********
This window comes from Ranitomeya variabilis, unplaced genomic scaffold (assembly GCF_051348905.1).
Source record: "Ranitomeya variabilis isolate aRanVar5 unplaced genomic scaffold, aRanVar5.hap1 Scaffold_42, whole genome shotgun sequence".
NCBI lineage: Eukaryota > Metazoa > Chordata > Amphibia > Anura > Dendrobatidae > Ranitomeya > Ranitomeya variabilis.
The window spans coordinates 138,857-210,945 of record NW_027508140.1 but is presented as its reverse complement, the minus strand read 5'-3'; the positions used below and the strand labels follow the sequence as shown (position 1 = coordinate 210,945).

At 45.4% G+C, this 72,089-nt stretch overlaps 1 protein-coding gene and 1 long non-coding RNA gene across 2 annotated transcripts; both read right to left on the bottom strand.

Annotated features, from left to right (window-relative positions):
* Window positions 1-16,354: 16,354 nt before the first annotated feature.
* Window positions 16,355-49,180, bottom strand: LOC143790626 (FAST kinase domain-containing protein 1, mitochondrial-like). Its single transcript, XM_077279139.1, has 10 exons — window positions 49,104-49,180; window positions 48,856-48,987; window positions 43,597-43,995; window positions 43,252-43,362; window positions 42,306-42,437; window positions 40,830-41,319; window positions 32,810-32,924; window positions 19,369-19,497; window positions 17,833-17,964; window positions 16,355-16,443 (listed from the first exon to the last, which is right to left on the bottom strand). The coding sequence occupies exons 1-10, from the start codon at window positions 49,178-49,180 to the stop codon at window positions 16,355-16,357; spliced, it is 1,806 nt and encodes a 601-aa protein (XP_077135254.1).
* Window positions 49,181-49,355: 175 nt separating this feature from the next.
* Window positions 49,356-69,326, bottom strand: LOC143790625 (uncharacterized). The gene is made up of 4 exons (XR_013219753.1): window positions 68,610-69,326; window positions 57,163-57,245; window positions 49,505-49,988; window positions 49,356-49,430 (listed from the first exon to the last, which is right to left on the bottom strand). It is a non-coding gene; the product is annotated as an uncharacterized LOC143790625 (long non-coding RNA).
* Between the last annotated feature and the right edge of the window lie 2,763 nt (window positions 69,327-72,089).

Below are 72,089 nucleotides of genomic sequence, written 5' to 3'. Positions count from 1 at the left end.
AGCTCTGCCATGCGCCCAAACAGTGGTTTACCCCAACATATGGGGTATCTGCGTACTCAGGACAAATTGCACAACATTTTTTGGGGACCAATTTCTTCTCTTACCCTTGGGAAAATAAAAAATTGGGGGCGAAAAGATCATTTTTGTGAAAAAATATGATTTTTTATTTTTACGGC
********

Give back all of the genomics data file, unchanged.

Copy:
This window comes from Ranitomeya variabilis, unplaced genomic scaffold (assembly GCF_051348905.1).
Source record: "Ranitomeya variabilis isolate aRanVar5 unplaced genomic scaffold, aRanVar5.hap1 Scaffold_42, whole genome shotgun sequence".
NCBI lineage: Eukaryota > Metazoa > Chordata > Amphibia > Anura > Dendrobatidae > Ranitomeya > Ranitomeya variabilis.
The window spans coordinates 138,857-210,945 of record NW_027508140.1 but is presented as its reverse complement, the minus strand read 5'-3'; the positions used below and the strand labels follow the sequence as shown (position 1 = coordinate 210,945).

At 45.4% G+C, this 72,089-nt stretch overlaps 1 protein-coding gene and 1 long non-coding RNA gene across 2 annotated transcripts; both read right to left on the bottom strand.

Annotated features, from left to right (window-relative positions):
* Window positions 1-16,354: 16,354 nt before the first annotated feature.
* Window positions 16,355-49,180, bottom strand: LOC143790626 (FAST kinase domain-containing protein 1, mitochondrial-like). Its single transcript, XM_077279139.1, has 10 exons — window positions 49,104-49,180; window positions 48,856-48,987; window positions 43,597-43,995; window positions 43,252-43,362; window positions 42,306-42,437; window positions 40,830-41,319; window positions 32,810-32,924; window positions 19,369-19,497; window positions 17,833-17,964; window positions 16,355-16,443 (listed from the first exon to the last, which is right to left on the bottom strand). The coding sequence occupies exons 1-10, from the start codon at window positions 49,178-49,180 to the stop codon at window positions 16,355-16,357; spliced, it is 1,806 nt and encodes a 601-aa protein (XP_077135254.1).
* Window positions 49,181-49,355: 175 nt separating this feature from the next.
* Window positions 49,356-69,326, bottom strand: LOC143790625 (uncharacterized). The gene is made up of 4 exons (XR_013219753.1): window positions 68,610-69,326; window positions 57,163-57,245; window positions 49,505-49,988; window positions 49,356-49,430 (listed from the first exon to the last, which is right to left on the bottom strand). It is a non-coding gene; the product is annotated as an uncharacterized LOC143790625 (long non-coding RNA).
* Between the last annotated feature and the right edge of the window lie 2,763 nt (window positions 69,327-72,089).

Below are 72,089 nucleotides of genomic sequence, written 5' to 3'. Positions count from 1 at the left end.
AGCTCTGCCATGCGCCCAAACAGTGGTTTACCCCAACATATGGGGTATCTGCGTACTCAGGACAAATTGCACAACATTTTTTGGGGACCAATTTCTTCTCTTACCCTTGGGAAAATAAAAAATTGGGGGCGAAAAGATCATTTTTGTGAAAAAATATGATTTTTTATTTTTACGGC